In his 2009 memoir, Robert H. Phelps began by questioning whether his career was a fitting subject for a book. “Most of my work was as an editor, a shadowy figure in the backfield, blocking for, cheering on, and sometimes scolding star reporters and top editors,” he wrote in “God and the Editor: My Search for Meaning at The New York Times.”
During a lengthy career that was hardly spent in the shadows, he oversaw the Globe’s award-winning coverage of the first year of court-ordered desegregation in the Boston Public Schools. Mr. Phelps was 97 when he died Wednesday. He lived in Lincoln.
Hired in 1974 as the Globe’s assistant managing editor for news, Mr. Phelps subsequently served as managing editor and executive editor, and helped bring a heightened professionalism to the paper. “He injected a whole new level of discipline, rigorous editing, and structure into the way the place operated,” said Matthew V. Storin, former editor of the Globe. “It made a huge difference to the quality of the paper.”
In “Common Ground,” his Pulitzer Prize-winning account of the busing crisis, J. Anthony Lukas described Mr. Phelps as “a meticulous editor, scrupulously attentive to detail . . . [and] particularly adept at communicating his seasoned judgment to younger reporters.”
When the Globe hired Mr. Phelps in 1974, he faced perhaps the most daunting challenge in the paper’s history, serving as point man for its coverage of implementation of federal Judge W. Arthur Garrity’s desegregation order.
A month after arriving at the paper, in April 1974, Mr. Phelps told participants at a Globe think tank that when he’d worked at his previous employer, The New York Times, he hadn’t read its editorials and he didn’t intend to read Globe editorials. “I don’t want to know what the Globe thinks about the news. I just want to read the news.” Pledging to report “all sides” of the story, Mr. Phelps drew up a comprehensive plan for coverage and deployed a team of some 60 reporters throughout the city.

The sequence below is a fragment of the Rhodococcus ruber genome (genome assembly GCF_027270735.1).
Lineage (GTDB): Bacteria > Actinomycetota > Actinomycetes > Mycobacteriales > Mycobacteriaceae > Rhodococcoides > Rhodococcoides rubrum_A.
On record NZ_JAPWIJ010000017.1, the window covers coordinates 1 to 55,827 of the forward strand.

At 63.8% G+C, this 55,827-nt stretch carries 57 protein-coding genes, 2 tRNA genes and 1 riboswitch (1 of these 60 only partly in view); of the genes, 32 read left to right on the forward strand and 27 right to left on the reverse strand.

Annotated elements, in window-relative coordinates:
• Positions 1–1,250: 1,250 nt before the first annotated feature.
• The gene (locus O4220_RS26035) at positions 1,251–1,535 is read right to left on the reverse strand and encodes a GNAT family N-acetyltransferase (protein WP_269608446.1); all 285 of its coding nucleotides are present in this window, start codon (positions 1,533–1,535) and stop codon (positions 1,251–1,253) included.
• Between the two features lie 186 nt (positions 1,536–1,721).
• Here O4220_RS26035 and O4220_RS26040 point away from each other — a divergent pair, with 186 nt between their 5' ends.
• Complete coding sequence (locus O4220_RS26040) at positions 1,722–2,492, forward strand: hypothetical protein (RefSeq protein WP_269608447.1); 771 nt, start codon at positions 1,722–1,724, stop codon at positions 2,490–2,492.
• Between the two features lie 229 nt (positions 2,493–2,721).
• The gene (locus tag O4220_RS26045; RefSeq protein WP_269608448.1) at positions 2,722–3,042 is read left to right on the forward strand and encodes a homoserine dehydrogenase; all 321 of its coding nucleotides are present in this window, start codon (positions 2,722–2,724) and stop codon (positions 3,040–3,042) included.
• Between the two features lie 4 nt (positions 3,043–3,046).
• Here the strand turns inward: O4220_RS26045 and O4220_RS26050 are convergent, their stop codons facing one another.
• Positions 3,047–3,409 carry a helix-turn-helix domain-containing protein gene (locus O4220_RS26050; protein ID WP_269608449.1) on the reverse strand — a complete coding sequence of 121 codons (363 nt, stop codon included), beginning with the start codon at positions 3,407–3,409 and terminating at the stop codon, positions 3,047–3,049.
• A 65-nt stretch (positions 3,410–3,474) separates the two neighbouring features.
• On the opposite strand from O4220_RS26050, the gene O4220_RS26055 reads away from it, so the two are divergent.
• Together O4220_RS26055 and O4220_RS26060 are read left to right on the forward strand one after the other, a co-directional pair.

The Globe became a lightning rod for criticism, especially from antibusing forces. Both Mr. Phelps and Globe editor Thomas Winship received death threats.
In 1975, the Globe was awarded the Pulitzer Prize gold medal for Public Service for what the Pulitzer committee called the paper’s “massive and balanced coverage . . . in a bitterly emotional climate.”
Mr. Phelps later had a hand in another Pulitzer, when a Globe Spotlight Team series on the MBTA won the prize for investigative reporting. Mr. Phelps supervised the team.
“You should feel pretty smug,” Winship wrote in a note to Mr. Phelps in 1980, after the Globe won three Pulitzers that year. “Compare a Globe six years ago to today’s.”
Mr. Phelps was by then the Globe’s executive editor, the paper’s second-highest newsroom position. He was named to the post in 1979, having served since 1976 as managing editor of the morning Globe when the paper still published morning and evening editions. In those jobs, Mr. Phelps added to his reputation for by-the-book journalism, and his rigorous approach complemented the more improvisational style of Winship.